There are no such things as an hour record being set with all the technology available since already Oscar Egg wasn’t allowed to the “vélo-torpille”/streamliner that Berthet had used for records on shorter distances…

    Berthet did not intend to break the Egg hour since he knew in advance that the UCI would not sanction it as such. However they were official performances that fell under the category “Vélos spéciaux avec dispositif pour réduire la résistance de l'air" (“Bike with special devices to cut air resistance”).

    Berthet had been retired from cycle races for many years but he called back engineer Marcel Riffard to design a new streamliner. These have evolved since 1913 and took several shapes. The one Berthet will use covers the whole bike to the bottom of the wheels. The front wheel was smaller than the rear wheel (just like Moser, 51 years later!). It was called “Vélodyne”.

    The first attempt occurred in August 1933 on the Parc des Princes. He covered 48.6km. On September 9 he made a second attempt but a tyre blew and he crashed while heading towards the 52km. The third attempt occurred on November 19 1933 (while Egg’s record had already been broken) and he covered 49.922km. It’s more than the present-day record by Sosenka on a traditional bike! He was aged 47!

    B)   Francis Faure’s Recumbent

    The recumbent was an invention by French manufacturer Charles Mochet who first designed a  four-wheeled bike: "Human Powered Vehicle" (HPV) or vélo-car and then divided into two two-wheelers because it was too dangerous.

    The story of Faure’s recumbent has been told in great details on this webpage:

    On the racing side Mochet was looking out for a good rider to ride his new recumbent bike in cycling events. At first Mochet had Henri Lemoine, a pro cyclist, riding it. Henri was astonished at the comfort and how easy it was to steer. Even so, he couldn't be convinced to ride the Velocar in contests. Perhaps it was the ridicule of other cyclists that kept him from riding it in competition. In any case Henri Lemoine never entered a single cycling event on a recumbent bike, much to his loss.
    Mochet's second choice of riders was Francis Faure, brother of the famous cyclist Benoit Faure[inaccurate, author’s comment]. Francis was a decidedly lesser rider than either Lemoine or his brother Benoit. But he was the first serious cyclist who really took an interest in Mochet's recumbent bike. After a few test rides he decided to enter a race riding it.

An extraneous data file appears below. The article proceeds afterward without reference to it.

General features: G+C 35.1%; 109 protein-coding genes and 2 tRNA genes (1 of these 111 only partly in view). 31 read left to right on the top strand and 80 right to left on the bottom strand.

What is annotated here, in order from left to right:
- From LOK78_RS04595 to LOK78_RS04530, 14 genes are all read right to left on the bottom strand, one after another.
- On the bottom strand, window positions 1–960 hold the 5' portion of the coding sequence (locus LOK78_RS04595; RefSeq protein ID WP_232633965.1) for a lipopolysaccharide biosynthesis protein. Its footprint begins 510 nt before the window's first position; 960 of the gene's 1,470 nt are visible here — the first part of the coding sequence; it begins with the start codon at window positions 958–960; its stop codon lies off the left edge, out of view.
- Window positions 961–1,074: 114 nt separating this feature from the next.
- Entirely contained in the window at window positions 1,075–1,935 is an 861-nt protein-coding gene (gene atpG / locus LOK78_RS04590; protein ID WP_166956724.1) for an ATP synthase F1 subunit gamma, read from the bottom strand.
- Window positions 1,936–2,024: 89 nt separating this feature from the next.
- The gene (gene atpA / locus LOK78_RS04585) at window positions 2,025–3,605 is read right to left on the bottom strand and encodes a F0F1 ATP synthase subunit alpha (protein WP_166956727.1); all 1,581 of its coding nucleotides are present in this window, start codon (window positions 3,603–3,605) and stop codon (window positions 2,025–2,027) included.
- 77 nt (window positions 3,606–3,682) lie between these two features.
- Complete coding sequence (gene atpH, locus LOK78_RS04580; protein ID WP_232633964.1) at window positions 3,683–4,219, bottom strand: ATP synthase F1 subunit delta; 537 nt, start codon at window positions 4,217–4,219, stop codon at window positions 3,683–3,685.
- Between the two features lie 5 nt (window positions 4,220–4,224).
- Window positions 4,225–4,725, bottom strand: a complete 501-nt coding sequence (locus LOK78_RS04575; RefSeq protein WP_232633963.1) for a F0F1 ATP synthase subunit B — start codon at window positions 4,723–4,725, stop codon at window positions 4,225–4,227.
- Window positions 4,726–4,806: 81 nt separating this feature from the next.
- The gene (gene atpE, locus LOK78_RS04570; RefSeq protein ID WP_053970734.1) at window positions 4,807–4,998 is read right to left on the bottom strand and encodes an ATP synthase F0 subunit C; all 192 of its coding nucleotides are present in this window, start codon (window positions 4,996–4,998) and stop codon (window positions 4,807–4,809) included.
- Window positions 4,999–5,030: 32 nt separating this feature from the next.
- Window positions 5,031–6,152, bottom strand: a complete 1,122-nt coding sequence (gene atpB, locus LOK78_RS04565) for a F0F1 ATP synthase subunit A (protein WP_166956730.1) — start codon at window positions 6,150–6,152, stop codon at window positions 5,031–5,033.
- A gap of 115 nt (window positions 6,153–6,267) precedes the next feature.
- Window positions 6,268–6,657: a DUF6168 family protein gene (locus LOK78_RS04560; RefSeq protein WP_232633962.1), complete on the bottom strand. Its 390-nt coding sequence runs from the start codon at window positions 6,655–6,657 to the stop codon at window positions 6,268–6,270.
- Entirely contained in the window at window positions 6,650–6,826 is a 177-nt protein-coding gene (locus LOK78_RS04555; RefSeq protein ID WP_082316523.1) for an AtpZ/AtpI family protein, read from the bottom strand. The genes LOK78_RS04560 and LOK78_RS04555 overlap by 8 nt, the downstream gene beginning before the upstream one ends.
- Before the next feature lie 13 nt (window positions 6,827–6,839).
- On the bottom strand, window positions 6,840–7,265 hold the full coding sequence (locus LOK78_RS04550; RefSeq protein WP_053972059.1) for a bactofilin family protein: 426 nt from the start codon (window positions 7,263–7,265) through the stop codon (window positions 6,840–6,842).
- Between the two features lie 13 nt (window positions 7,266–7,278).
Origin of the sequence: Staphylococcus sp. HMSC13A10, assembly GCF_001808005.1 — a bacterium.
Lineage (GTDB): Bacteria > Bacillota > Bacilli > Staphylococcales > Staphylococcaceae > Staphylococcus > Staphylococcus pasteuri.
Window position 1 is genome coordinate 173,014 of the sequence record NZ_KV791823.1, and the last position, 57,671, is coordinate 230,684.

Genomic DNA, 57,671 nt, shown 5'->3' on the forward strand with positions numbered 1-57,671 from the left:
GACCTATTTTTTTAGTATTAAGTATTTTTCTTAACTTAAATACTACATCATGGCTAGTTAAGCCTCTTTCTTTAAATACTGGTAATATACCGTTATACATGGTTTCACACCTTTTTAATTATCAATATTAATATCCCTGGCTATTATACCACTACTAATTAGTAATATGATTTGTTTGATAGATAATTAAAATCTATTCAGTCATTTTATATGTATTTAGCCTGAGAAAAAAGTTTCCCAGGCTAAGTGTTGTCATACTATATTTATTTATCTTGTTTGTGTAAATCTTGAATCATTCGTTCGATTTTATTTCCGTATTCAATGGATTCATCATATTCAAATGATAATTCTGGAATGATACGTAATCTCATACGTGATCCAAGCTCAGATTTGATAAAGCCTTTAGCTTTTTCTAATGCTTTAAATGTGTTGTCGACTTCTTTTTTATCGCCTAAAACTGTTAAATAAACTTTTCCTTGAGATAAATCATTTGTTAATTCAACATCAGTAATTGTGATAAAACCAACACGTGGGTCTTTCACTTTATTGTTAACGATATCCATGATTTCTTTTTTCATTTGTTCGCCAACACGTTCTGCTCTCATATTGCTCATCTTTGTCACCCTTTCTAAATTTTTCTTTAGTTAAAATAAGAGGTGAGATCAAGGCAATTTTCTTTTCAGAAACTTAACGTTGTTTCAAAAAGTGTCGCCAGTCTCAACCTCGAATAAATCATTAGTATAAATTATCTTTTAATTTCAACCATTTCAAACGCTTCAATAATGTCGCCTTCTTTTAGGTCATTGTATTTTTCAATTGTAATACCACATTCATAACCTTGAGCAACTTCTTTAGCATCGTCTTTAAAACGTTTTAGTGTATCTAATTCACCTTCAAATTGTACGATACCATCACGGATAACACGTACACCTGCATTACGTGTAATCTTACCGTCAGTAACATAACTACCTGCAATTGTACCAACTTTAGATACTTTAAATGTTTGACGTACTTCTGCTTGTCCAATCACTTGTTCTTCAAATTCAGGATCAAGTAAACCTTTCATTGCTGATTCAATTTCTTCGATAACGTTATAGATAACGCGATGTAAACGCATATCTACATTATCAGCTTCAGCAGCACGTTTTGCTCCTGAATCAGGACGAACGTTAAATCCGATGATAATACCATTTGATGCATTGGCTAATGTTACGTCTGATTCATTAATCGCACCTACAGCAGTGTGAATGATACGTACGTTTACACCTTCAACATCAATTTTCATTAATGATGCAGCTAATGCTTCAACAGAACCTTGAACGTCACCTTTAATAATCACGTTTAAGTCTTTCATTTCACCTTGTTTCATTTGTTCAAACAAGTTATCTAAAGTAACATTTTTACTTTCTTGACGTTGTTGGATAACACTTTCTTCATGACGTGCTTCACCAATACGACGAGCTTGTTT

At the start this event the other riders laughed at him and said: "Faure, you must be tired and want to go to take a nap on that thing. Why don't you sit up upright and pedal like a man?" They quit laughing when Faure poured his annoyance into the pedals and left them all behind. They couldn't even get close to him. Afterwards they were upset that they couldn't even draft his funny bike. One after the other Francis Faure defeated every first-class track cyclist in Europe, taking advantage of recumbents' clear aerodynamic superiority.. The following year Faure was practically unbeatable in 5000 meter distance events. Even in races against three or four top riders, who would alternate pacing a leader, Faure would leave the Velodrome in the yellow jersey. Beside the successes on the track the Velocars and their riders won a lot of road races. Paul Morand, a road racer, won the Paris-Limoges in 1933 on a recumbent bike constructed by Mochet.
    After Faure had established new world records on various short courses and other cyclists on recumbents had handily beaten their competitors at road races, Charles and George Mochet as well as Faure decided to attack the hour record, long considered the "ultimate" bicycling record. Mochet wanted to be sure that a record with his split Velocar would be acknowledged. He therefore queried the UCI (Union Cycliste International) in October 1932. He received a positive reply to his letter: "The Velocar has no add-on aerodynamic components attached so there is no reason to forbid it."

    We need to correct one thing. Francis Faure is not famous Benoit Faure’s brother. It comes from a mistake by the Miroir des Sports which reported the Six-Days of St-Étienne in 1930 where Benoit Faure was injured and replaced by his “brother Francis”.

    The response given by the UCI to Mochet is testament of a few things. First the recumbent does not have anything to do with research in aerodynamics. Second, the UCI at that time was OBSESSED with aerodynamics. Finally, the UCI already could not keep their promise but still who would consider an hour record on a recumbent as a proper hour record. So when Faure started his attempt, he clearly went for Egg’s record, unlike Berthet.

    The website continues:

    The 7th of July 1933 was to be the decisive historical day. Francis Faure rode 45.055 km (27.9 miles) in one hour on a Paris velodrome and thereby smashed the almost 20 year old record by Oscar Egg. Faure and Mochet's Velocar abruptly grabbed the media's attention. In journals and cycling magazines pictures of the record setting vehicles were being published. Soon questions were asked: Is this actually a bike? Will the Faure record be acknowledged? Will the common bike be obsoleted by the Velocar? Statements, interviews, comments and "political" cartoons all addressed this issue. […]

    Rousseau, the French UCI commissioner, brought the issue back into focus. He stated that the UCI and its rules were intended to regulate races, define the legal length and breadth of the bicycle, to prohibit addon aerodynamic aids, but not to define the bicycle itself.
    The other commissioners apparently disagreed, and designated a task force which would define, or in effect, re-define exactly what was or wasn't a bicycle. They then voted to recognize the (upright) record of Maurice Richard. Immediately thereafter the [new] definition of what constituted a sport bicycle was accepted by a 58-to-46 vote. The following rules would be in effect in UCI sanctioned racing from that point in history on:
    •   The bottom bracket had to be between 24 and 30 centimeters above the ground.